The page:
By 4pm the move was pretty much done. Everyone started to head home, clutching their lower backs and walking with stiff legs back to their cars. There was much chaos that day, but even more love, complete with hugs of appreciation and warm bowls of chili. Our good friends had stepped up in our time of need, and our karma from years of moving various friends and family had paid off. We were humbled by the generosity of so many.

With everyone gone, Hubby, myself and our dogs crawled into our king sized bed and all sighed and moaned, both in pain and exhaustion, as we curled up under the duvets, in the quiet of our house, the howling of the winter wind the only sound to lull us to sleep.

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Good Friends in the Country

Good Friends in the Country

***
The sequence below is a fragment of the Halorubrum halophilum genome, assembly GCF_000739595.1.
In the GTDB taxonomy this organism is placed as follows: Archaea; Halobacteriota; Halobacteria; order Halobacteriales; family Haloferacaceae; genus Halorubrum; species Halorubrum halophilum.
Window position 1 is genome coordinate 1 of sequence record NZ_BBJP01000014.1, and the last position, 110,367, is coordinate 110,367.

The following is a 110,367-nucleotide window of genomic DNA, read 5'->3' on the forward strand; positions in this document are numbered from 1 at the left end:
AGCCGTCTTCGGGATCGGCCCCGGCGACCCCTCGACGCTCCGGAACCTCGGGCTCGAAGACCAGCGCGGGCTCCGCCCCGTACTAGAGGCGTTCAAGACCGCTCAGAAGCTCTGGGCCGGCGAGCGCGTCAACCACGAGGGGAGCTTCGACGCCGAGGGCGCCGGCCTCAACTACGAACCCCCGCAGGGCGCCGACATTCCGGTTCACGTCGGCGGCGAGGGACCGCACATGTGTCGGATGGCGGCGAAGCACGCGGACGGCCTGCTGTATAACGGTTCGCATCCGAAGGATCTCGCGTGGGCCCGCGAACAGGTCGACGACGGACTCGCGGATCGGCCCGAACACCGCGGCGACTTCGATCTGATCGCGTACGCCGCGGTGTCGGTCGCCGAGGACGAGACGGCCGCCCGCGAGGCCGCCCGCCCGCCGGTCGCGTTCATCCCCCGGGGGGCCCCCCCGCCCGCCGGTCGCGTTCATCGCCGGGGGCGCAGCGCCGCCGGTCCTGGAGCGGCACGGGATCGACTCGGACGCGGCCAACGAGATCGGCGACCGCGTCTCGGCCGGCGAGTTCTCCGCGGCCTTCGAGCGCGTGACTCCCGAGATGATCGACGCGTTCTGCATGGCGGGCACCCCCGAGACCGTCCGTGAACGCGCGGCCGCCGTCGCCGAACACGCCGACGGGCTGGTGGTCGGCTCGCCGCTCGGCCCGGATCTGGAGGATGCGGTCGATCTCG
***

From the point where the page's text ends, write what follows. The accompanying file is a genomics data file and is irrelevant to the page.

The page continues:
Hubby and I just got back from dinner with our good friends whom we see only every month or so when we plan for a dinner at one of our houses. Right now, they live close to a 45 minute drive out in the country. They have a houseful of kids, cats and dogs, and we always have an entertaining night, as one toddler or another does things that probably only childless people find amusing. We laugh non-stop at their facial expressions when a particular explosive toddler fart happens and giggle profusely when one decides to lick their dinner off the table instead of being anything close to civilized. One of their cats seems particularly fond of digging its nails into my legs from under the table and will continue to stalk me most of the night, making me quite jumpy to the amusement of our hosts. Now that we are expecting I think they take great pleasure in telling us horrible baby stories about puke, sleepless nights and the incredible colours and textures that poop can come in. We take it in stride, pretend to be completely disgusted and laugh along as it won’t be long before we’ll have our own kid, licking his dinner from the table. We enjoy glasses of wine (not for me since I’m preggers) and home cooked meals and exchange banter on hobbies, kids, and any juicy gossip we have. It was especially touching to see both of their toddlers clinging to Hubby and joyfully climbing up his legs begging to be picked up, tossed around or bounced high in the air. There was a time that Hubby was shy about holding kids, and since neither of us have many friends or family with kids we see often, we usually find ourselves awkward around them. But tonight Hubby tickled, tossed, bounced, and played with those kids. Perhaps it was the fact he knows we have our own kid on the way, or maybe it’s just the fact that these kids seem like the most adorable things on earth and they utterly demanded his attention, but it was beautiful to see. The drive home from their house is always filled with conversation about family, good friends and positive thoughts on the future. It’s great to have such great friends, and we hope that when we move to the country our kids will share backyard camp outs and perhaps I can snag their recipe for delicious flaky pie crusts.